Webinar presenters frame threat as a moral issue
Experts believe climate change is contributing to the increasing severity and frequency of extreme weather events around the world, including heat waves, floods and droughts. The young, the elderly and the poor are at particular risk of adverse health consequences related to weather extremes.
And that's a key reason why environmental degradation should be a top concern for the health care community. That was the thrust of "Climate Change: Health Impact and Catholic Mission," a webinar that CHA sponsored in October. The presenters were Stephanie Chalupka, a nurse researcher and environmental health expert; and Dan Misleh, executive director of the Catholic Coalition on Climate Change.
"Climate change is both a moral and a health issue," Chalupka said, "and in fact it may be a greater health care challenge." She is a professor of public health nursing at Worcester State University in Worcester, Mass.
Chalupka and Misleh explained that many scientists believe that greenhouse gases are trapping heat in the atmosphere and causing harmful climate changes and extreme weather events including an increased incidence of top-force hurricanes and tornadoes. According to the U.S. Environmental Protection Agency, among such gases that enter the environment through human activity are carbon dioxide, which is released through the burning of fossil fuels and other materials; methane, which is emitted during the production and transportation of fossil fuels; nitrous oxide, which is a by-product of agricultural and industrial activities; and fluorinated gases, synthetic gases that are released through various industrial processes.
To illustrate the health impact of weather extremes, Chalupka pointed toward record heat waves over the last several years. In 2006, temperatures in parts of California reached 100 degrees for two consecutive weeks. People suffered from heat cramps, exhaustion and stroke, said Chalupka. Officials estimate there were 16,000 emergency room visits related to the California heat wave. The death toll was between 150 and 450, said Chalupka, noting that the spread in this range is wide because it can be difficult for authorities to capture such data and to determine the degree to which the heat played a contributing role in each death.
Chalupka said such weather emergencies strain the health care system. And vulnerable populations — including the poor, the elderly, children and the chronically ill — are most at risk. For instance, the poor may not have air conditioning, the elderly and very young and the ill are more susceptible to heat-related illness.
Violent storms carry risk of injury from flying debris and collapsing buildings, but slow-moving weather events also may threaten people's health, she said. For instance, excessive rainfall can lead to standing water, which can promote insect-spread disease including malaria. Conversely, drought conditions can contribute to malnutrition, dehydration and even death, Chalupka said. Air pollution has been linked to adverse birth outcomes for pregnant women and respiratory concerns for children.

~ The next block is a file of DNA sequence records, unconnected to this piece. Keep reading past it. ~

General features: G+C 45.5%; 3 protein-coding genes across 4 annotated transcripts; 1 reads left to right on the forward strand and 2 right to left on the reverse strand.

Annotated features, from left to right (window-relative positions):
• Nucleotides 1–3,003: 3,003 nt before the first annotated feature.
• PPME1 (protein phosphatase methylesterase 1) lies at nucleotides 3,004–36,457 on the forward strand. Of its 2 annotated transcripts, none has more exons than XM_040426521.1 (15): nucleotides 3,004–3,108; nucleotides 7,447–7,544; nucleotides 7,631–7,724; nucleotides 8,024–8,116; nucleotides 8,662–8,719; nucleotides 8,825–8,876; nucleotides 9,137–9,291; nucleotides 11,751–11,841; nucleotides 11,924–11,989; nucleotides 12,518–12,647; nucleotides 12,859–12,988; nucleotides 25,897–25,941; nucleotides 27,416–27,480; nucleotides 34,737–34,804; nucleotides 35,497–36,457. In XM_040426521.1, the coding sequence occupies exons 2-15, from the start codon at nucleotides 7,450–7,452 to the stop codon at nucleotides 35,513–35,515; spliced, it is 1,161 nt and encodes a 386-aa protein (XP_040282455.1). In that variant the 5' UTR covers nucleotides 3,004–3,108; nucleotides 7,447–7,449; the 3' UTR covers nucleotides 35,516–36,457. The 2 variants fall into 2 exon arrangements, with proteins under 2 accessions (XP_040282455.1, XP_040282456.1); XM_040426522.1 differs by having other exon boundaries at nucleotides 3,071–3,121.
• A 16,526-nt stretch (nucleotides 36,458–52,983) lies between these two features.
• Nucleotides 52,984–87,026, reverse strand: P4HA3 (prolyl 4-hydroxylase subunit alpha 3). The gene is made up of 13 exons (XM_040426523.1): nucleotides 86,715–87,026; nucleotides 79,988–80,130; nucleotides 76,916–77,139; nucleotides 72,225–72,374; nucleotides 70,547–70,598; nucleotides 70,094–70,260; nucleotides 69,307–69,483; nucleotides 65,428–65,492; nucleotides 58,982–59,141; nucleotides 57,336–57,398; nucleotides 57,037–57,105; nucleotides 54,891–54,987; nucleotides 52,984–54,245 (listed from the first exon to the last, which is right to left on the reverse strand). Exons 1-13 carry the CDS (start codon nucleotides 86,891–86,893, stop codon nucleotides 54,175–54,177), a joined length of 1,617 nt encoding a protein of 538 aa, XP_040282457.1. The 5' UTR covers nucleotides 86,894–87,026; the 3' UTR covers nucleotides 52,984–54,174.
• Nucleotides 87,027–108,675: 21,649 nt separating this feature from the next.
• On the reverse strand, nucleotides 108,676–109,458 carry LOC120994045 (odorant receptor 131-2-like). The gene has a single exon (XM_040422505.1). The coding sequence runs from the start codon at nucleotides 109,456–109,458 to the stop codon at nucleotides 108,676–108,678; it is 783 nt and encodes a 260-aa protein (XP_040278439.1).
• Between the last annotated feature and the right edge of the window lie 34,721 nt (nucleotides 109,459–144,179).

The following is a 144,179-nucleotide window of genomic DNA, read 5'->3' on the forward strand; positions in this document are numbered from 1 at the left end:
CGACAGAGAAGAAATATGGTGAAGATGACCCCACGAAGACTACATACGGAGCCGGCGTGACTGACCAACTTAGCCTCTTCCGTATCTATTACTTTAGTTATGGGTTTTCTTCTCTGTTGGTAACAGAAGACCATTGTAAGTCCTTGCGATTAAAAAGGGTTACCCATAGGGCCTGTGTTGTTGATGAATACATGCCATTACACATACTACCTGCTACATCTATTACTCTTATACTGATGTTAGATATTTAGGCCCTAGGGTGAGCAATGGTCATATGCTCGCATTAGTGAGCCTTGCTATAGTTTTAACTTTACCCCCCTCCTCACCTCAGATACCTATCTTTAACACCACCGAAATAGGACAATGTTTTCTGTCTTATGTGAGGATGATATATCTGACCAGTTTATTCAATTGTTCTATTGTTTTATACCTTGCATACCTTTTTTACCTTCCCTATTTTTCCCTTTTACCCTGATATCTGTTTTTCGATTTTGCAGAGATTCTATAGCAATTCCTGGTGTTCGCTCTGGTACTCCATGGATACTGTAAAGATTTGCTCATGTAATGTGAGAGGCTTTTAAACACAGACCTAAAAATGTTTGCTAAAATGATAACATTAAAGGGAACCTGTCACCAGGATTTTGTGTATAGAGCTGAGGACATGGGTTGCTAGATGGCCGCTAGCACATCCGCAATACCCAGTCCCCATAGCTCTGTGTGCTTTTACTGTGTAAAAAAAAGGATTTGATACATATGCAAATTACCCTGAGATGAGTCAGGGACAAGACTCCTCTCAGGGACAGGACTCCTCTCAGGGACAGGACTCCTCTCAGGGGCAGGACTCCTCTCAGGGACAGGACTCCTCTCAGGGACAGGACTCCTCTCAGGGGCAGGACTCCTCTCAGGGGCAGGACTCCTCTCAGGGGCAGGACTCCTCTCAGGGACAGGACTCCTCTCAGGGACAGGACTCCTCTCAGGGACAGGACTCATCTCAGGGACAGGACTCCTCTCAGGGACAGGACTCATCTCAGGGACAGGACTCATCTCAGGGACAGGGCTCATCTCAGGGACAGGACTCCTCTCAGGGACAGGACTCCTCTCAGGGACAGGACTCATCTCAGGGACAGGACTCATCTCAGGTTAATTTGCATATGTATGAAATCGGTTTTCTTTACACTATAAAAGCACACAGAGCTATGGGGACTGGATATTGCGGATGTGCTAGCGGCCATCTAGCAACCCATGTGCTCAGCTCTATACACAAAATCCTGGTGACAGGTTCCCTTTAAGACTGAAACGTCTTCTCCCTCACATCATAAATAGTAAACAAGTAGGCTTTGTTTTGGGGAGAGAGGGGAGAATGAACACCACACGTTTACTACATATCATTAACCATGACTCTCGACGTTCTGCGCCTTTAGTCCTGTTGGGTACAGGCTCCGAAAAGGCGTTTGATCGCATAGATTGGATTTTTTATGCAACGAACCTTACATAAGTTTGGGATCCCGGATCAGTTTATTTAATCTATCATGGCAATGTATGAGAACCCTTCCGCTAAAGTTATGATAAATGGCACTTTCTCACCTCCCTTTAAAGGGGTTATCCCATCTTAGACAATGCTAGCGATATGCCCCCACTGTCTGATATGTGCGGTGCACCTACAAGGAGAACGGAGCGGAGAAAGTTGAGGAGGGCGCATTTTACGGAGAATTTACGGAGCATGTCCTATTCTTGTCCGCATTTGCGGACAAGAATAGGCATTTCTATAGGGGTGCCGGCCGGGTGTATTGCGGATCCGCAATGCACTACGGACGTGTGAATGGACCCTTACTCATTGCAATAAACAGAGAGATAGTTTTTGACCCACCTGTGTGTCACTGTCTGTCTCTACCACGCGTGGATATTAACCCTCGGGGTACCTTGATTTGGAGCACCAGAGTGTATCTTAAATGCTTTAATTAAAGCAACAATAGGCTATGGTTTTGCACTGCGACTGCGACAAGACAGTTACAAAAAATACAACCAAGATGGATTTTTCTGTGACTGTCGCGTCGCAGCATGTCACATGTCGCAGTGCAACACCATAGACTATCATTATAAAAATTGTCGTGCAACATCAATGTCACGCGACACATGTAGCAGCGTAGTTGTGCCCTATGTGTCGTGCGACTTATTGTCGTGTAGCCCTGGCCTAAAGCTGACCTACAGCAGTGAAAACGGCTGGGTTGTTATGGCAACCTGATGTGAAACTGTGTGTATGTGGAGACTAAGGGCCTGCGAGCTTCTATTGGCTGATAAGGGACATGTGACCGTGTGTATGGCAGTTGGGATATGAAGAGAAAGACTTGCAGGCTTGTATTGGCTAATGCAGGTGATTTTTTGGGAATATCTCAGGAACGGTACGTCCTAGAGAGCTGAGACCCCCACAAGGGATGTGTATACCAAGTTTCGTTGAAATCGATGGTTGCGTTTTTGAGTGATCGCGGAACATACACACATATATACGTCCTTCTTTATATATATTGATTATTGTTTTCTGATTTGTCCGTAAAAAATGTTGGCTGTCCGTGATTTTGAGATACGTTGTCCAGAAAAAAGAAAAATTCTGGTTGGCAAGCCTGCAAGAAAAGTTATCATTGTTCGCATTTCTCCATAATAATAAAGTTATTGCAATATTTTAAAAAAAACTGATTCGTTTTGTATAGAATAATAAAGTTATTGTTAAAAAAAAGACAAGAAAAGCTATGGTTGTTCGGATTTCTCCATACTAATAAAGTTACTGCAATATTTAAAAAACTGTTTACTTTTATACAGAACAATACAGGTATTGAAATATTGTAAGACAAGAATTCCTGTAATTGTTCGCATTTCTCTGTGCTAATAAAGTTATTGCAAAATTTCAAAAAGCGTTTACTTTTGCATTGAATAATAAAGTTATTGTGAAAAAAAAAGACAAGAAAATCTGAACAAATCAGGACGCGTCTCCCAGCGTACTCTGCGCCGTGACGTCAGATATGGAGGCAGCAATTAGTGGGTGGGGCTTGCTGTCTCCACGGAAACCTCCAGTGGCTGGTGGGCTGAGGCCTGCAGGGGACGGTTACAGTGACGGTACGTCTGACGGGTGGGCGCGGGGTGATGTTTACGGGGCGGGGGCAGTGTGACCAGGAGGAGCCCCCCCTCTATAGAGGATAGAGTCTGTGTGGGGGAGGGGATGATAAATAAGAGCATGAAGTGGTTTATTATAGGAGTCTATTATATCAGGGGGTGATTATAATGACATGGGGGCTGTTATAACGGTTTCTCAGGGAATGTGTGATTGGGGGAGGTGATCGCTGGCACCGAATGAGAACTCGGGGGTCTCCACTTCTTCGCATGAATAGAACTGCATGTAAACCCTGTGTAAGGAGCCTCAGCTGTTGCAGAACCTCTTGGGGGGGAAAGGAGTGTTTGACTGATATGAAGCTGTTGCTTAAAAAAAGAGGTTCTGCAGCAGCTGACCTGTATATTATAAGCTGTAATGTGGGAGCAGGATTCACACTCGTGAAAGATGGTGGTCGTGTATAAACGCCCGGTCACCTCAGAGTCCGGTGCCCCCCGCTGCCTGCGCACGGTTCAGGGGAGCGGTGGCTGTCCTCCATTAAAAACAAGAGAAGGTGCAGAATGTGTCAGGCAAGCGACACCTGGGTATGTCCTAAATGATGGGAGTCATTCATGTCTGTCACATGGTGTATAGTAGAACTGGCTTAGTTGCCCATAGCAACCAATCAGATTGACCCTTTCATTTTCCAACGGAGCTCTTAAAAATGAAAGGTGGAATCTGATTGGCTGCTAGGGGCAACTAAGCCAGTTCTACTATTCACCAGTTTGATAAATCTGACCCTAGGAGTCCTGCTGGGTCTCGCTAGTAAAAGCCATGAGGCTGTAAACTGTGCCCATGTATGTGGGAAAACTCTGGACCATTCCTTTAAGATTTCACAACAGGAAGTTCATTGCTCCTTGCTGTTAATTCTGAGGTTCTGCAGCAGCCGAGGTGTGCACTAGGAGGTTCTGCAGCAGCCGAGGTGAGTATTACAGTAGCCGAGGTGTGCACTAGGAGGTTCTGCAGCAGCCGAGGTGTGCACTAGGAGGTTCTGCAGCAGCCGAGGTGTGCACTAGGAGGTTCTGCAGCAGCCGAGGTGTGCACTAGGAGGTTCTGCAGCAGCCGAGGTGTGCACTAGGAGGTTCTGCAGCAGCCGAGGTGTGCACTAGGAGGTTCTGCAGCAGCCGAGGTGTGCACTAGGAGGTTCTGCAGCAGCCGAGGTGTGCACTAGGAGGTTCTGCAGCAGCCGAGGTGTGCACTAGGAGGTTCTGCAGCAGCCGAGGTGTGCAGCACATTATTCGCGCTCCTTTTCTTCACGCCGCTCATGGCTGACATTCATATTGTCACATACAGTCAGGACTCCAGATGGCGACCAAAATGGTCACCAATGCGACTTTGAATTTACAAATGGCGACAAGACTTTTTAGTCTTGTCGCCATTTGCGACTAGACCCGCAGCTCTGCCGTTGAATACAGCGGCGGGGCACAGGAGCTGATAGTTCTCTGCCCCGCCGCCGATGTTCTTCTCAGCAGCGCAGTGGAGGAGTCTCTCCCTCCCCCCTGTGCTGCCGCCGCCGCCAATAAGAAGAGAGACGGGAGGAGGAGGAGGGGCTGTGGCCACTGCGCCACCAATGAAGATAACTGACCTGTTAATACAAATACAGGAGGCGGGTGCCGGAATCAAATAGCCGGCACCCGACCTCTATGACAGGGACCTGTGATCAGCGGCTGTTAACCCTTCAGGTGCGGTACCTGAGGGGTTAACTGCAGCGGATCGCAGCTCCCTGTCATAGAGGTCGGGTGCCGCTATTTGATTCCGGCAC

"Global climate change threatens (people's) health and well-being, but it's important to understand that it will not affect all of us equally," Chalupka said. "The discriminatory impact that climate change will have on vulnerable populations make climate change one of the most significant environmental justice issues of our times."
She said ministry health care providers are well positioned to advocate for improved environmental policies that reduce pollution and greenhouse gases. Chalupka said that ministry leaders are part of powerful networks of people who can work together for change.
Misleh said the Catholic community is a front-runner in the push for prudent action to improve the environment. He said the Catholic tradition values stewardship of the Earth, and the church's social teaching links environmentalism with the concept of loving one's neighbors and advocating justice for all.
"Climate change is a life issue" for the Catholic church, said Misleh. "This is really important for us, because it talks not just about current life, it's also about future generations."
The Vatican and the United States Conference of Catholic Bishops have expressed a deep concern for climate change and its impact, and they have said that Catholics and Catholic organizations should unite to promote the protection of the Earth, Misleh noted.
The organization Misleh directs, the Catholic Coalition on Climate Change, is a partnership of Catholic organizations supported by the bishops' conference and the National Religious Partnership for the Environment. CHA is part of the coalition. The group is working to influence individuals, organizations and government agencies to reduce environmental harm.
Misleh said polls show that Catholics are very engaged in environmentalism, they see the value of environmental stewardship, and they are willing to act.
That's why, when confronting the global health threat that is linked to climate change, Catholics can remain optimistic, Misleh said.
Catholic Coalition on Climate Change
Main coalition partners
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Copyright © 2011 by the Catholic Health Association of the United StatesFor reprint permission, contact Donna Troy or call (314) 253-3450.